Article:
—Says ‘NO’ to release funds to India for project in disputed region
NEW DELHI, India—The World Bank has refused to accept Indian Occupied Kashmir as an integral part of India and has rather insisted upon a disclaimer from the Jammu and Kashmir government that funding for a project will not be seen as recognition of India’s territorial claim on the state. The agency has put a ‘disclaimer clause’ for bankrolling a key project in the disputed state which indicates that funding of projects in disputed areas should not be used to endorse territorial claims.
“If you have a query on World Bank’s decision on J&K, Ask Prabhu now”. This has been communicated to New Delhi by the occupying state government which wants the World Bank-funded Rs 740 crore ‘Participatory Watershed Management Project’ to be completed.
Indian Occupied Jammu and Kashmir’s Forest Minister Mian Altaf Ahmad, along with MPs from the state met Finance Minister Pranab Mukherjee recently in New Delhi to discuss the issue.
Jammu and Kashmir’s occupying government wants the New Delhi to settle issue with the World Bank, which has refused to fund more projects in the state, treating it as disputed territory between India and Pakistan. Ahmad said the World Bank had raised the disclaimer issue last year after assessment of the project which was then at the funding stage.
He said if the Centre pursued the matter; the bank could be convinced to give up the disclaimer condition. Despite Ahmad’s views to the contrary, this is a shocking development. The World Bank was instrumental in committing India to allow the waters of the state’s three principal rivers – the Indus, the Jhelum and the Chenab – to flow unimpeded under the Indus Water Treaty of 1960.
Article XI of the treaty is quite emphatic in that it will deal with only the water-sharing issue and its implementation will not acknowledge or waive any other rights other than those specified in the treaty. In other words, it will have nothing to do with the territorial dispute between the two parties.
In the troubled history of India-Pakistan relations, the Indus Water Treaty stands out as a major success for which the World Bank, the third signatory to the treaty, deserves great credit. As party to the treaty, the bank created an $895 million Indus Basin Development Fund to which India contributed some $174 million.
This is the second time this year that India has had friction with a multilateral development agency over project funding in a state that has a border dispute. An Asian Development Bank (ADB) country loan to India had run into trouble because it included funding for a watershed development project in Arunachal Pradesh – a point that was objected to by the Chinese at the ADB meeting. The World Bank had funded two projects in Jammu and Kashmir under the integrated Watershed Development Programme with Rs 90 crore from 1990 to 1999 and Rs 198 crore from 1999 to 2005 without bringing up the disclaimer issue.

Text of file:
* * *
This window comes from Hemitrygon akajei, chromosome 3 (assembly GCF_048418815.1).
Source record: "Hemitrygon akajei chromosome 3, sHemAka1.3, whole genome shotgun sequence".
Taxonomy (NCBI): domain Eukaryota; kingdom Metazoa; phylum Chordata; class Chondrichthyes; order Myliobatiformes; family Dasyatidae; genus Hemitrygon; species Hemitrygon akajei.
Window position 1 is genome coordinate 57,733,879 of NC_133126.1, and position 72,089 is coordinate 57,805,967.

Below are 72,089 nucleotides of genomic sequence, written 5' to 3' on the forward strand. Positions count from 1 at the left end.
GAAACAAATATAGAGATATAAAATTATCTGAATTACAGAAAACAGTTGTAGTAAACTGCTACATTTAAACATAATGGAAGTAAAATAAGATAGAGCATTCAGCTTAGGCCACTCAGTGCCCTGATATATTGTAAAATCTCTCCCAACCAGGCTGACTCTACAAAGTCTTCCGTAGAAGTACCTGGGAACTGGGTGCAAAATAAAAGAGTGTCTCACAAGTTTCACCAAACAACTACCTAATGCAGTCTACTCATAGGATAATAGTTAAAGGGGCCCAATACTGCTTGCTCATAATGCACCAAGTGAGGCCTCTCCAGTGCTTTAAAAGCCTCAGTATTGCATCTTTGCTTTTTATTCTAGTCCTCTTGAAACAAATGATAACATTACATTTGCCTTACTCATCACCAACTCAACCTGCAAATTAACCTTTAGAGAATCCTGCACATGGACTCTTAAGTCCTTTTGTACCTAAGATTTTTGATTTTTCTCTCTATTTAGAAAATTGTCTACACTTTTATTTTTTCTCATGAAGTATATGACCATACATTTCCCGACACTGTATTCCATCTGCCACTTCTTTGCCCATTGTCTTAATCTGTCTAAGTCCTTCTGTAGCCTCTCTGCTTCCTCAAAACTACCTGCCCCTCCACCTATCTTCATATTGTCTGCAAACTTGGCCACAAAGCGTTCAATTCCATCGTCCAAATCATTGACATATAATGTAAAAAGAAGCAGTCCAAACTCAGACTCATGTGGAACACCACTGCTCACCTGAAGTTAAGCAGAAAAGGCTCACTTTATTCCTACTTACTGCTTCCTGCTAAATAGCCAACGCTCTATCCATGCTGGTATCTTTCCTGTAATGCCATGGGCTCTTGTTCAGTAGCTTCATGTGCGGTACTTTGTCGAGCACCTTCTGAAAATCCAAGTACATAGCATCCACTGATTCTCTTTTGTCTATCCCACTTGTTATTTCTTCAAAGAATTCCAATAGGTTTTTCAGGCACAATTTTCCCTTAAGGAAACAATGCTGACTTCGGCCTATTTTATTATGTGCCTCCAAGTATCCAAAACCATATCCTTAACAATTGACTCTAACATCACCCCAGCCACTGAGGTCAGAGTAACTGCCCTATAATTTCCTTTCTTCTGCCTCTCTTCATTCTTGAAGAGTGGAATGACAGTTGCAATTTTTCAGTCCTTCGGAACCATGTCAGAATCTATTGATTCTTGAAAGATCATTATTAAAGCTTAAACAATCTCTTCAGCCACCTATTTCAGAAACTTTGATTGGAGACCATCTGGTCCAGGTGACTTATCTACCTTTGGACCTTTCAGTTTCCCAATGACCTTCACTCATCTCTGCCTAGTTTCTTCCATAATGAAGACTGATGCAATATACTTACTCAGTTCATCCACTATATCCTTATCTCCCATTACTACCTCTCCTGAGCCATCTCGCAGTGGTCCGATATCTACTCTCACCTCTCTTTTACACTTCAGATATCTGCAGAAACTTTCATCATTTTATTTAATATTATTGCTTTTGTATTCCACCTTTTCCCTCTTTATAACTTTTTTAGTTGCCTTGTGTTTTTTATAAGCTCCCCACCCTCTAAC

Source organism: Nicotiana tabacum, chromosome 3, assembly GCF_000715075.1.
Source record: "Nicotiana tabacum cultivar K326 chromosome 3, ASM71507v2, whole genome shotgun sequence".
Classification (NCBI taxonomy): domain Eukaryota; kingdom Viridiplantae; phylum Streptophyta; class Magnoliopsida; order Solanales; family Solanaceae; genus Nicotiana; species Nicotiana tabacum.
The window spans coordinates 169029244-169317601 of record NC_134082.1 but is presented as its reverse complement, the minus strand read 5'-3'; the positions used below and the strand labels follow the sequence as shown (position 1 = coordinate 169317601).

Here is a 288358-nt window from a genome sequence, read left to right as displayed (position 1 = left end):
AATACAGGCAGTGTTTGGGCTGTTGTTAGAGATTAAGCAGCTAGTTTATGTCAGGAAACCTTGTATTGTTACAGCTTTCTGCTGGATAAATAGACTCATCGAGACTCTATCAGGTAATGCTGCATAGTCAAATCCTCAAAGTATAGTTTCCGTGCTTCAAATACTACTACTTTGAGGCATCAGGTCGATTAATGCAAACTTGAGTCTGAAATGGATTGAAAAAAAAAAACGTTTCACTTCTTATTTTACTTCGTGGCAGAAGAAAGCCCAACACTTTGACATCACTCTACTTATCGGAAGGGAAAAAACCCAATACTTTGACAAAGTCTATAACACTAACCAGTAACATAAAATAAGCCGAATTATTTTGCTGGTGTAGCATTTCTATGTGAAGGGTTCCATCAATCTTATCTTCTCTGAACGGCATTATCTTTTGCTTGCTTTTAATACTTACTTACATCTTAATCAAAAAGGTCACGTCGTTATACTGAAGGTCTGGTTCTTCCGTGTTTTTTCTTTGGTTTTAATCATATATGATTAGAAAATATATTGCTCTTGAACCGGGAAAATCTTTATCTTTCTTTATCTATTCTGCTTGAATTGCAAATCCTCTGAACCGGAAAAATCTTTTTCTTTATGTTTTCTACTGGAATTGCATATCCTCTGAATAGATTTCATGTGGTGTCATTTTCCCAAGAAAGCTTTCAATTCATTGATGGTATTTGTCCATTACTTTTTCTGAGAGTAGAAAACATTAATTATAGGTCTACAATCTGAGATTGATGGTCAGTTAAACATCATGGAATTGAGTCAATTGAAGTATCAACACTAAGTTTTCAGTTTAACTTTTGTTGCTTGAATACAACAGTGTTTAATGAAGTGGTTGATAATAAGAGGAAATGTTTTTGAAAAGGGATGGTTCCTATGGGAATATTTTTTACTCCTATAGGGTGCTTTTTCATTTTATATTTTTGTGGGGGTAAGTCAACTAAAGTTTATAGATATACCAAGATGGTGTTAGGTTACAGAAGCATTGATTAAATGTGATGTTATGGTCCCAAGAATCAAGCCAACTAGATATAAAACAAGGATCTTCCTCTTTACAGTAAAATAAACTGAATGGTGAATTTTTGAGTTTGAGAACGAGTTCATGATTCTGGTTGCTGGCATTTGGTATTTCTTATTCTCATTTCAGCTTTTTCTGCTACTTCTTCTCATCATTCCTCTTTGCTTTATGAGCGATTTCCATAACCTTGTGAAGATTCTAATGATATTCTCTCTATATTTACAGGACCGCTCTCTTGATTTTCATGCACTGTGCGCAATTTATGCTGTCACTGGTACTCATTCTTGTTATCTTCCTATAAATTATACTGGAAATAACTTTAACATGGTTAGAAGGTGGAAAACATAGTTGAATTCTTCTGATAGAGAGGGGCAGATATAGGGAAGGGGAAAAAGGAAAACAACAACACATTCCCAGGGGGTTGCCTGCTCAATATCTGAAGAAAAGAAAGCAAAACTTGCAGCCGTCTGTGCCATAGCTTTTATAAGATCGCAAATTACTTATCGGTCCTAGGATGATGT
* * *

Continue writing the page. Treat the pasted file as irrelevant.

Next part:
A team of the World Bank headed by Norman Piccioni had visited the occupied state from May 5 to May 12 last year to assess the feasibility of the Participatory Watershed Management Project.
The project is likely to cover 3,14,705 hectares for adopting integrated watershed management to reverse the degradation of the natural resource base and improve the livelihood of poor rural households in the project area.
The World Bank will finance 80 per cent of the project and the state government 17 per cent. Participatory communities will contribute 3 per cent.
If implemented 1,74,250 households will be covered while 50,675 households will directly benefit from the project. Overall, it is expected to benefit over 10 lakh people and generate 45 lakh person-days of wage employment besides providing jobs to 2,000 people regularly for seven years.
Chief Minister Omar Abdullah first raised the issue in a June 24 letter to the Union finance minister.
He said the project was appraised by the World Bank for international development assistance credit of US$ 120 million equivalent in May 2008. After the appraisal, the director of the World Bank sent a letter on May 21, 2008 announcing the tentative dates of negotiation for the project in June last year. But no final date was conveyed by the bank.
The Chief Minister said the state government also did not get any communication from the department of economic affairs of the government of India in the matter. “I therefore request you to have a special consideration for the state of Jammu and Kashmir and ask the department of economic affairs to immediately take up the issue with the World Bank so that the project can be negotiated and taken up for implementation during the current financial year itself.” Efforts to contact World Bank officials in Delhi on Sunday failed.